Real Estate Investment Trusts (REITs) in the Philippines came one step closer to reality with the approval of a new set of rules. The Department of Finance, Securities and Exchange Commission, Bureau of Internal Revenue and Philippine Stock Exchange all signed off on the new REIT rules.
A REIT is a publicly listed stock corporation that owns income-producing real estate. Shopping malls, offices, hotels and buildings in the industrial or logistic sectors can be included in a REIT. For developers, REITs allow them to raise capital in exchange for providing shareholders with future dividends the properties generate. According to Santos Knight Frank, REITs are mandated by law to distribute 90 percent of their retained earnings as dividends, which makes them appealing to investors.
“We are very encouraged by the news that the government has released the new set of rules on REITs that address the concerns of investors and real estate developers. These rules bring about a significant opportunity to democratize the Philippine property market, allowing the small investor to participate in high-value real estate assets alongside major corporate institutions. REITs have the power to sustain long-term growth for the Philippine economy through investments,” Rick Santos, Chairman & CEO of Santos Knight Frank, explained.
The new rules call for minimum public ownership to be lowered and also require proceeds from REIT shares that are sold to be reinvested in real estate or infrastructure in the Philippines. A few new tax regulations in regard to REITs were also finalized as part of the new rule set.
“We anticipate that REITs will drive an increase in acquisition, consolidation, and property development activities across the Philippines in the coming years. New capital raised by the developers through REITs will enable expansion of the real estate sector not only in Metro Manila but also in the provinces, and with it generate jobs across many sectors,” Kash Salvador, Associate Director for Investment & Capital Markets, Santos Knight Frank, noted.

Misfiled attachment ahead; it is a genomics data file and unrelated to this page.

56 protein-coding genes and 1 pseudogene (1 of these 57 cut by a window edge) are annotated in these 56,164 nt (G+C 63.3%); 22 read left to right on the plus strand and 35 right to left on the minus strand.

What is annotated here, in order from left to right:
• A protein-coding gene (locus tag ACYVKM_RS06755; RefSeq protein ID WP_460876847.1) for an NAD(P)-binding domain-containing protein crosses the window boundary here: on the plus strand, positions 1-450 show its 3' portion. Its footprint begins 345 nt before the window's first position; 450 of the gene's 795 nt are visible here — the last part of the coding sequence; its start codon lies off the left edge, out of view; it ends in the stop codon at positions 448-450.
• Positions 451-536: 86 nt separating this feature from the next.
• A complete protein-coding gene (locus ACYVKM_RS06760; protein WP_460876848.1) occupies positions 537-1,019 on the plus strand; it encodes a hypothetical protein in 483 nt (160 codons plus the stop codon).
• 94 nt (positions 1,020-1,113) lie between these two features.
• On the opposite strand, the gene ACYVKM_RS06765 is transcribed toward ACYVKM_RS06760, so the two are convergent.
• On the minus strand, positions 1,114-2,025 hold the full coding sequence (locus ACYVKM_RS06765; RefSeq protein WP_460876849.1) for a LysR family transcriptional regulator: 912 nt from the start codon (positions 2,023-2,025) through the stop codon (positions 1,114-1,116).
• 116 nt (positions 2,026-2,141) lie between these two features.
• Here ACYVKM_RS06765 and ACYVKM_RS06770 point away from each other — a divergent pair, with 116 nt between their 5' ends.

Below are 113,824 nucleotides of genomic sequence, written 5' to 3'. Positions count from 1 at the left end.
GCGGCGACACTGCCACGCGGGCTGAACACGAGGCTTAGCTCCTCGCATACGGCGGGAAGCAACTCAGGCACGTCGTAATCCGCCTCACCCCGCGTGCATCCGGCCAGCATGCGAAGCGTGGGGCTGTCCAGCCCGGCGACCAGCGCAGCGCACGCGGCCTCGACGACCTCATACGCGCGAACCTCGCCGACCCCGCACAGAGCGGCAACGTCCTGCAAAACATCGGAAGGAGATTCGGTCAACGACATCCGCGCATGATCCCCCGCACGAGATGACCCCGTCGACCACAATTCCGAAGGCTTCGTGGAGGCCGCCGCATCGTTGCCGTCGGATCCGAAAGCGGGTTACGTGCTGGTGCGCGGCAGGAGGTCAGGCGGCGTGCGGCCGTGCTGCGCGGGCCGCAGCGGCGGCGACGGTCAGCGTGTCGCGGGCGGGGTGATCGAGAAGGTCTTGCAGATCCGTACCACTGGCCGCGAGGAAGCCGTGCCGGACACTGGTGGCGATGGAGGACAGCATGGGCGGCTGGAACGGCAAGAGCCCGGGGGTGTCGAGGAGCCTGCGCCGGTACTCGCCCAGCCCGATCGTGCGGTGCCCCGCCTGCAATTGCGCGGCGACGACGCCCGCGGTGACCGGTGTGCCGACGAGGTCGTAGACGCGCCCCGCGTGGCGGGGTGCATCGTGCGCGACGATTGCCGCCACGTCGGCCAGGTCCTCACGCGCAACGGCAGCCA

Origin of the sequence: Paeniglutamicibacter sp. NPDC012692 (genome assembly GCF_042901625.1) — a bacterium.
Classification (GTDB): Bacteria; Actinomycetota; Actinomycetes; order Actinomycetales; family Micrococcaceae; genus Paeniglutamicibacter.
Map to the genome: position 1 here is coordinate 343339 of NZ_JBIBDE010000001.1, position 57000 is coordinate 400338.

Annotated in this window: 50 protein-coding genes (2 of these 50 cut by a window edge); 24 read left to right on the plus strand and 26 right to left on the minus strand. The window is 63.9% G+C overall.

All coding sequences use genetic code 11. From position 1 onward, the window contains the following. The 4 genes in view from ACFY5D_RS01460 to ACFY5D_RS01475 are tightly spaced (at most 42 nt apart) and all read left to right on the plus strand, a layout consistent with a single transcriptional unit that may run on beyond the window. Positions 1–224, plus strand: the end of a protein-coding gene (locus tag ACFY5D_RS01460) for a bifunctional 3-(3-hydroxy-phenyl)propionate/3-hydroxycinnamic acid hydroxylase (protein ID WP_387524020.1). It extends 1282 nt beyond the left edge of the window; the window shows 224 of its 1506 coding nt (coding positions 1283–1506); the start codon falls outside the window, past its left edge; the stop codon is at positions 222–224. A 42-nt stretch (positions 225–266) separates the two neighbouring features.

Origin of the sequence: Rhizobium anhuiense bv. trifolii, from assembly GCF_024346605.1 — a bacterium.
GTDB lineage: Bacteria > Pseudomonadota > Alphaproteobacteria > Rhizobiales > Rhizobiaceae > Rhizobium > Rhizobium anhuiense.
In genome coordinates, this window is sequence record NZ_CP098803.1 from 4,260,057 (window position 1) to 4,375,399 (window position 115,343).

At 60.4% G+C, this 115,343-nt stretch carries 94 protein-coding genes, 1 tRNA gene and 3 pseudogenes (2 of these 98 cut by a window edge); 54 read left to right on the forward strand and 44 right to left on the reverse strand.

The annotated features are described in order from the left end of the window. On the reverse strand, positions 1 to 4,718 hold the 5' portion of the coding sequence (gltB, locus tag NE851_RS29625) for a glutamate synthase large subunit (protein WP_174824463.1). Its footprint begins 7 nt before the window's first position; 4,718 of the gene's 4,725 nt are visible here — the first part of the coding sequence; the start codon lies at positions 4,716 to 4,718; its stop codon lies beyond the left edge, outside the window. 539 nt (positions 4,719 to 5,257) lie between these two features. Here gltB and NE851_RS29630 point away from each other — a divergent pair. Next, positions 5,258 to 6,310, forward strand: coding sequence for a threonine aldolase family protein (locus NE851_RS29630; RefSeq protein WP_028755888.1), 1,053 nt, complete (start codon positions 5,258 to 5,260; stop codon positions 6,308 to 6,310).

Long road for Philippine REIT approval
The original law governing REITs in the Philippines was passed in 2009 but it has taken more than a decade to get to this moment. Concerns about a loss of tax revenue from the government as well as a desire from developers to ensure REITs were actually viable saw the approval process become protracted.
Things got moving last year with some reports claiming REIT launches were imminent, but these last few rules couldn’t be agreed upon in time. REIT stocks in Hong Kong and Singapore are already popular with Santos noting they usually outperform non-REIT property stocks in Asia-Pacific.
Experts believe developers will form REITs focusing on the office sector first as they look capitalize the country’s booming commercial property market. According to Reuters, Ayala Land could be the first developer to launch a REIT in the country with the firm hoping to raise as much as USD500 million.